The government might be able to help activated reservists continue private health coverage for their dependents for less than $2 billion per year over the next 5 years.[@@]

Figures supporting that estimate appear in a report on defense health care developed by a team led by Derek Stewart, a director at the U.S. General Accountability Office.

Stewart and his colleagues wrote the report the request of the House and Senate armed services committees.

Members of Congress are worried that members of the Guard and Reserve are serving on active duty for increasingly long periods and that many are having difficulty maintaining the private coverage their families had before they were activated.

The military offers dependents of members of the Guard and Reserve who are activated more than 30 days access to Tricare, a large managed care program.

But only 30% of activated “reserve component” members with dependent members now move their depends to Tricare when activated, in part because of concerns that spouses and children will have trouble keeping their current doctors or finding new doctors, Stewart and his colleagues write in the GAO report.

Many private employers now pay all or most of the cost of continuing health coverage for activated reservists, but the law requires only that the employers offer activated reservists a chance to continue the coverage for 102% of the full cost of the coverage.

Stewart and his colleagues assume that the military could hold the cost of a private health insurance stipend to the amount that employees normally pay for their share of the cost of employer-sponsored coverage. The GAO analysts also assume that the number of activated reservists will start at 165,000 in 2006 and decline to 55,000 by 2010.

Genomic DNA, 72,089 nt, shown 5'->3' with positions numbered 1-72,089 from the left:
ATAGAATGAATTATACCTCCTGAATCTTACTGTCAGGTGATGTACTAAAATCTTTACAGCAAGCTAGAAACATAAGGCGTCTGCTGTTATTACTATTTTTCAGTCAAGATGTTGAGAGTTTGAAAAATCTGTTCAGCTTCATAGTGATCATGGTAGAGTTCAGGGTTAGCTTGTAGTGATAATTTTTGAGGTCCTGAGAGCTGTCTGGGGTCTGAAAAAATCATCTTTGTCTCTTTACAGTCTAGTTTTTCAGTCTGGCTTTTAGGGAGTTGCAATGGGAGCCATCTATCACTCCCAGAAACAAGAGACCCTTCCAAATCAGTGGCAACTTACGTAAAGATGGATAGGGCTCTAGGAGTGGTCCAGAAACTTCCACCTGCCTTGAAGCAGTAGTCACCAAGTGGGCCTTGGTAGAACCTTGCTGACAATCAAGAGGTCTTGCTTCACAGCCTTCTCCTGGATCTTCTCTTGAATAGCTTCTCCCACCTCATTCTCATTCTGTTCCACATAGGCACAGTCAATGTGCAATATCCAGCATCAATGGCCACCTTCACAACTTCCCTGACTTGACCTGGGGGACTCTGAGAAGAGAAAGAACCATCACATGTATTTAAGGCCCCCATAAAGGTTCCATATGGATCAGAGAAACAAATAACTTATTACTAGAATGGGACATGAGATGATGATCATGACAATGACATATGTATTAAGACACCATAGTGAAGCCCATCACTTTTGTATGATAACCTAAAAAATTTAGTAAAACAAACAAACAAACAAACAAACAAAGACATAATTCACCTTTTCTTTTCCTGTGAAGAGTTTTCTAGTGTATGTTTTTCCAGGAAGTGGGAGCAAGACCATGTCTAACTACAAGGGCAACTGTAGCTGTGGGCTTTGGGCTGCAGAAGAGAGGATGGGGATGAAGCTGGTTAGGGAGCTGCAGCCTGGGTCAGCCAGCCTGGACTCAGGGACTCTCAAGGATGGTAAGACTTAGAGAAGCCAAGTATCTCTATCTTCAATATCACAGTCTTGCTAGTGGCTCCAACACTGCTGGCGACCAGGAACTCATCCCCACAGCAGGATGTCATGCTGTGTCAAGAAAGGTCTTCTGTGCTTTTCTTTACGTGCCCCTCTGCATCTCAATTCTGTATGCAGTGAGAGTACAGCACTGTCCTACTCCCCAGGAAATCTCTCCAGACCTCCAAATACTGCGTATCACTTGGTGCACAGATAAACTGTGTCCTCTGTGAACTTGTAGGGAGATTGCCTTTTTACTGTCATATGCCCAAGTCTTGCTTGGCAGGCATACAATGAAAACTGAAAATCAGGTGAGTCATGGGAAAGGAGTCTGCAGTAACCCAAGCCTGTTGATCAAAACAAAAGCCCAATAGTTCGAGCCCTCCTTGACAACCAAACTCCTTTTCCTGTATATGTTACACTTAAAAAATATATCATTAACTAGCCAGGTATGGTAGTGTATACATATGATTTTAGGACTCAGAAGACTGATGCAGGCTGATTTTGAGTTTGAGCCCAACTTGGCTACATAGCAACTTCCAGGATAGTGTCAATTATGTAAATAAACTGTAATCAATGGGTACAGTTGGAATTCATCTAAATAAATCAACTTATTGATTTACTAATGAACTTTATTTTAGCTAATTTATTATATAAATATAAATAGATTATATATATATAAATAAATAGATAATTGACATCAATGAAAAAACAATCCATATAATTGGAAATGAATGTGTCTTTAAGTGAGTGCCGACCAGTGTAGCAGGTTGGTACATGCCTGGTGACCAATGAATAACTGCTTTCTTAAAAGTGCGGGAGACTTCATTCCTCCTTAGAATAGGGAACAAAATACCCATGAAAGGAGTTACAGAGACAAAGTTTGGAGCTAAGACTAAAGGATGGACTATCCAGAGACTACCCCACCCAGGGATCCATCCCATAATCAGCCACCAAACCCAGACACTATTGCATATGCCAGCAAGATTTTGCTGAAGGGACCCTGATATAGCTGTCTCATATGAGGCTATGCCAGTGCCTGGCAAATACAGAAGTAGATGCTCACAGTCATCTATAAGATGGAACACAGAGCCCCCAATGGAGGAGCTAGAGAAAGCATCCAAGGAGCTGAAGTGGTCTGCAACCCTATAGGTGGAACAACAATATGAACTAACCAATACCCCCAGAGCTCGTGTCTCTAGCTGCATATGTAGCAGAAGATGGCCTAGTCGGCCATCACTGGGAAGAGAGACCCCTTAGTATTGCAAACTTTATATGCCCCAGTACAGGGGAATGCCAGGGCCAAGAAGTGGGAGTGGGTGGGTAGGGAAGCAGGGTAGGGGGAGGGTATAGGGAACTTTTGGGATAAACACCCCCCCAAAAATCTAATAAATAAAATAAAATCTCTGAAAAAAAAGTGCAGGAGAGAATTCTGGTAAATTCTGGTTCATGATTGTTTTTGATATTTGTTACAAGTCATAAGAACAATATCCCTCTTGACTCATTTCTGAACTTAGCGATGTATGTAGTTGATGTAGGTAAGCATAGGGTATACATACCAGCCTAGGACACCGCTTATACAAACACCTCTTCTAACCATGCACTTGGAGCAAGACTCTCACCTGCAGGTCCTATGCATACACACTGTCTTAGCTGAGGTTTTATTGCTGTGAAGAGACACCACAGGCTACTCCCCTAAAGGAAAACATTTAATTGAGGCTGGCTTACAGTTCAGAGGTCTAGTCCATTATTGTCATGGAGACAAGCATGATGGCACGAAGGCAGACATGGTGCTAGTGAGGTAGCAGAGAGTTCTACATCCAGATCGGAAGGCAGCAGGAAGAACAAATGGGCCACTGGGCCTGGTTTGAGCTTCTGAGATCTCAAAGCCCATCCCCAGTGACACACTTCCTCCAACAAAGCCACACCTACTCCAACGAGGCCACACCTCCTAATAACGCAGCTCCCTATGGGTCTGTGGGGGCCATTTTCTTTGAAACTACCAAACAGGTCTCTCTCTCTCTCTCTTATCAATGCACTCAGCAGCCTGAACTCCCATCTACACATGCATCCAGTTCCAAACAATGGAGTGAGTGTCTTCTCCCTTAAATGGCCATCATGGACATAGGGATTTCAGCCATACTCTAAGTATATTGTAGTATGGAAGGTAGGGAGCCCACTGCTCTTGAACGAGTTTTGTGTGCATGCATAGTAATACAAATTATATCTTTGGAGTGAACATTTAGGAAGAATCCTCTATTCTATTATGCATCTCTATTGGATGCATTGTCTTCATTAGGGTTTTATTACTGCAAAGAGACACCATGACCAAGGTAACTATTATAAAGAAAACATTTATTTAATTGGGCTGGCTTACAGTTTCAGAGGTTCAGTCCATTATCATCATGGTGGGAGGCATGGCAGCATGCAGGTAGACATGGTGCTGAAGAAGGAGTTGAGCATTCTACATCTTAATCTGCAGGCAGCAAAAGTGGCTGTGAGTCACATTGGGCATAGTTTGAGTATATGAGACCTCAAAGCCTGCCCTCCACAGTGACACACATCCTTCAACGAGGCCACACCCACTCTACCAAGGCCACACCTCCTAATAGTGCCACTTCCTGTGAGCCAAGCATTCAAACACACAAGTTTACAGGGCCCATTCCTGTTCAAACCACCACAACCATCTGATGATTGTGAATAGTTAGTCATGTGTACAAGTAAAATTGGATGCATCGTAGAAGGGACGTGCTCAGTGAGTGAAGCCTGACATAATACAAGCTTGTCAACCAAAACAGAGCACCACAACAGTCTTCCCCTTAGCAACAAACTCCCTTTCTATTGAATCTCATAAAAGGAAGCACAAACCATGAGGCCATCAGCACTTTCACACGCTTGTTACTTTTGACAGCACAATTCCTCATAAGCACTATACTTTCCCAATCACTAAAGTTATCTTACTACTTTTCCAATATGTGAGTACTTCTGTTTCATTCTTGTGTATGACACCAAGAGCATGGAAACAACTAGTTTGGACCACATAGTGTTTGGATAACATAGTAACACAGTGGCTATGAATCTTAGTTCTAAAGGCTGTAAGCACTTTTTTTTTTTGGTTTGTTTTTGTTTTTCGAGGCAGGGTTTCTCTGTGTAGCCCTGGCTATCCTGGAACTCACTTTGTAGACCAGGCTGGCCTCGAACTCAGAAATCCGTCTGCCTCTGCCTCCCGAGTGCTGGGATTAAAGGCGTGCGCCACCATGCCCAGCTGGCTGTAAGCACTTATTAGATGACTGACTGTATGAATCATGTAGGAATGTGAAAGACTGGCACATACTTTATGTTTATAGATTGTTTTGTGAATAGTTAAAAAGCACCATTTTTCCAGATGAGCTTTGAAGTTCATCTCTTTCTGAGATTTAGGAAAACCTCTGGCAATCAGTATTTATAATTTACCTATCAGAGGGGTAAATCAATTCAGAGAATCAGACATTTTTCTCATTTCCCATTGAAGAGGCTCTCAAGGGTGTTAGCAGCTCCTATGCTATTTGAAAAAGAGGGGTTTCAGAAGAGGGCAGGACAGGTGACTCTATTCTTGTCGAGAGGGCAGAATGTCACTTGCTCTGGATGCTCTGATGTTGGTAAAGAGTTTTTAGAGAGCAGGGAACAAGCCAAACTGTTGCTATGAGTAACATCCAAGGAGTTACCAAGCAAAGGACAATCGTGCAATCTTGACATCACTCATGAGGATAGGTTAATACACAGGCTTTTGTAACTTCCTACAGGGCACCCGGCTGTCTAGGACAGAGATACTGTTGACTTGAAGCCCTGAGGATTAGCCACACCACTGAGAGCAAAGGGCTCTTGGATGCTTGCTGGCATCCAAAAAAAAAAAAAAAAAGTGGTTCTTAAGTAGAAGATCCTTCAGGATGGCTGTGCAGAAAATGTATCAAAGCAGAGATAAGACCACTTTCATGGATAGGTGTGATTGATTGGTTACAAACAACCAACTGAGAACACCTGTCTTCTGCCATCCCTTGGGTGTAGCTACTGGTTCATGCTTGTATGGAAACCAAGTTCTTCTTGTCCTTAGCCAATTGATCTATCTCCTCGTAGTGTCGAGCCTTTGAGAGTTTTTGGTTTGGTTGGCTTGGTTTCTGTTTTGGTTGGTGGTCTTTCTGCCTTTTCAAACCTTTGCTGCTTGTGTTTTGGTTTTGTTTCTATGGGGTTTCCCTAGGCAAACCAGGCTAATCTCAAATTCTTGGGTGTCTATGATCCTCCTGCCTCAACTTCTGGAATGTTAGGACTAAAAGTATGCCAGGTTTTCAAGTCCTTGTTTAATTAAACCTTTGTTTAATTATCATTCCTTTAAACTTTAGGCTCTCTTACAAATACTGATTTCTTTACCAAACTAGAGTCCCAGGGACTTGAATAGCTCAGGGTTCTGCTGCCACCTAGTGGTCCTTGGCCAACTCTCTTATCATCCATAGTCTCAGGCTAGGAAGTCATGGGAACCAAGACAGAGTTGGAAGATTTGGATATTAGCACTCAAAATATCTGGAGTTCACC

Under those assumptions, a military stipend program could cost just $147 million per year over 5 years, the GAO analysts estimate.

But the U.S. Defense Department points out in its response that, in the real world, activated reservists might have to pay for the full cost of the continued private health coverage, or about 3 to 4 times the amount that the GAO analysts have estimated.

The Defense Department officials also warn that the idea that the number of activated reservists may fall to 55,000 in the next 5 years may be overoptimistic.

“The number of deployed reserve members is projected to decline by two-thirds,” the Defense Department officials write in their response to the GAO report. “Continued deployments at [fiscal year] 2006 levels could easily triple these estimates.”

Moreover, continuing involvement with conflicts in Iraq and elsewhere could keep the number of reservists activated at current levels for the next 5 years, Defense Department officials warn.

If the activated reservists had to pay the full cost of continuing private coverage themselves and the number of reservists stayed at 2006 levels, that could increase the cost of the stipend program to about $1.8 billion per year, according to National Underwriter calculations using GAO data.

The GAO report is on the Web at http://www.gao.gov/new.items/d06128r.pdf